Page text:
(Posted Sept. 14, 2021)
By Kristy Zurbrick, Madison Editor
Jonathan Alder Local Schools started the school year with a masks-optional policy. On Sept. 13, due to an increasing number of positive COVID-19 cases and quarantines among students and staff, the school board unanimously approved a temporary mask mandate for everyone in all indoor settings on district premises.
The mask mandate goes into effect Sept. 15 and runs through Oct. 11 at which time the school board will reevaluate the mandate. The mandate applies to everyone, regardless of vaccination status. A mask exemption request form for students with medical or religious exemptions is available on the district’s website and in school offices.
As of Sept. 14, the district had 36 active COVID-19 cases. Since the start of the school year, the district has amassed a total of 115 cases. Last school year, the district did not experience its first COVID-19 case until Sept. 27. At that time, the district was in hybrid learning mode, and masks were required when students were at school.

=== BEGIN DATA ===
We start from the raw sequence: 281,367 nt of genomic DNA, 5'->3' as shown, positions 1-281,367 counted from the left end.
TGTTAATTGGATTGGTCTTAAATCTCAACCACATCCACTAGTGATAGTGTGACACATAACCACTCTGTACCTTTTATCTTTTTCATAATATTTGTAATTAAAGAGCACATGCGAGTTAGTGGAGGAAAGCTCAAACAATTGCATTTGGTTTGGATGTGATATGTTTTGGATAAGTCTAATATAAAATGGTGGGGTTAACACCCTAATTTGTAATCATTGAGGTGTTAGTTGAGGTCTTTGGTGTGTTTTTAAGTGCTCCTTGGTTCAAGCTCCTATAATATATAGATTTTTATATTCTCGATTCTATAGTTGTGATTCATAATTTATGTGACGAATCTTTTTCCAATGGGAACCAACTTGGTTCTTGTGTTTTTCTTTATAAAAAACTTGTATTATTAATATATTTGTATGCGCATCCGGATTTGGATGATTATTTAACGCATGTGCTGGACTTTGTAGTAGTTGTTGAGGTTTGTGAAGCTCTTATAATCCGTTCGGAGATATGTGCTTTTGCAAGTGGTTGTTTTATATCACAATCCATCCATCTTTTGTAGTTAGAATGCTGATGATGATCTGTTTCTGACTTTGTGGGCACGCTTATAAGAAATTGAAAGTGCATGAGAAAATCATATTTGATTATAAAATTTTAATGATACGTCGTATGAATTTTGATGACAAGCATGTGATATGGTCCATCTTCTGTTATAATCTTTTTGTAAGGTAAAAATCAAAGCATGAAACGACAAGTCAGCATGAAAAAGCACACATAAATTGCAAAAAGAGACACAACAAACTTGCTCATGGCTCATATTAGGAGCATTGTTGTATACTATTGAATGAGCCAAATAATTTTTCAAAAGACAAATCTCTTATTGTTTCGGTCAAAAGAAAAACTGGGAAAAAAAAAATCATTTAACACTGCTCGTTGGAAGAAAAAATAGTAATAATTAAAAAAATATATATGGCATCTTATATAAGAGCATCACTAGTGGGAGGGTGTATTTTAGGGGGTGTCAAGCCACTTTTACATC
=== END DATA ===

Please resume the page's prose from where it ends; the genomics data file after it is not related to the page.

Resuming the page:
As of Sept. 14 of this year, 121 of the district’s students and four staff members were in quarantine due to exposure and, therefore, out of school. The total student population in the district is 2,372. The district follows Ohio Department of Health and Madison County Public Heath guidelines for quarantine.
The absences that result from quarantines impact student learning, said district Superintendent Gary Chapman. Teachers work hard to provide students in quarantine with the materials, lessons, and assignments presented in class, but it’s not the same as students being in class, he said.
When a teacher is absent due to quarantine, the whole class is impacted, Chapman continued, because the district does not have enough substitute teachers to properly cover classes. To make up for the shortage, other staff members have been pitching in, including other teachers, specialists, principals, and central office staff.
“We want our kids safe. We want them in school. We want them participating in their co-curricular activities and sports,” Chapman said. “The bottom line is this: If a child is exposed to the virus and that child is vaccinated or was wearing a mask properly during the exposure, that child does not need to be quarantined and can stay in school. Please help us keep students and teachers in school.”